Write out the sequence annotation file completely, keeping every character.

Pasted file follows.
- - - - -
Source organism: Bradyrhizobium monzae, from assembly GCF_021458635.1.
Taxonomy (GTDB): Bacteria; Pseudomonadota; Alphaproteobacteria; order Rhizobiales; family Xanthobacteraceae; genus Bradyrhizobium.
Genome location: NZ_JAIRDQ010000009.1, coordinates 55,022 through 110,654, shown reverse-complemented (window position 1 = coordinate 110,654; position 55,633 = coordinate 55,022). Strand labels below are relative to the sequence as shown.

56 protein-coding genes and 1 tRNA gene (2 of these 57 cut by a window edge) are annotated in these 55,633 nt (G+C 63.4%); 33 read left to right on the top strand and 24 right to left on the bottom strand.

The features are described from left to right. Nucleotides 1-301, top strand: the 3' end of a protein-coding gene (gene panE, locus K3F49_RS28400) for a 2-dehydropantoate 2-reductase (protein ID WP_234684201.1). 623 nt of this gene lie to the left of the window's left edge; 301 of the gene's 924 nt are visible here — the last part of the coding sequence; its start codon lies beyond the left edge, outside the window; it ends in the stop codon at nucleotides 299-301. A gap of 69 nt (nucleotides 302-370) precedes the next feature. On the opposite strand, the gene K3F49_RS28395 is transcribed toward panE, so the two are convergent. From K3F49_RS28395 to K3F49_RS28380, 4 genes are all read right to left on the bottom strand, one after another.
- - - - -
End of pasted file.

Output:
Source organism: Bradyrhizobium monzae, from assembly GCF_021458635.1.
Taxonomy (GTDB): Bacteria; Pseudomonadota; Alphaproteobacteria; order Rhizobiales; family Xanthobacteraceae; genus Bradyrhizobium.
Genome location: NZ_JAIRDQ010000009.1, coordinates 55,022 through 110,654, shown reverse-complemented (window position 1 = coordinate 110,654; position 55,633 = coordinate 55,022). Strand labels below are relative to the sequence as shown.

56 protein-coding genes and 1 tRNA gene (2 of these 57 cut by a window edge) are annotated in these 55,633 nt (G+C 63.4%); 33 read left to right on the top strand and 24 right to left on the bottom strand.

The features are described from left to right. Nucleotides 1-301, top strand: the 3' end of a protein-coding gene (gene panE, locus K3F49_RS28400) for a 2-dehydropantoate 2-reductase (protein ID WP_234684201.1). 623 nt of this gene lie to the left of the window's left edge; 301 of the gene's 924 nt are visible here — the last part of the coding sequence; its start codon lies beyond the left edge, outside the window; it ends in the stop codon at nucleotides 299-301. A gap of 69 nt (nucleotides 302-370) precedes the next feature. On the opposite strand, the gene K3F49_RS28395 is transcribed toward panE, so the two are convergent. From K3F49_RS28395 to K3F49_RS28380, 4 genes are all read right to left on the bottom strand, one after another.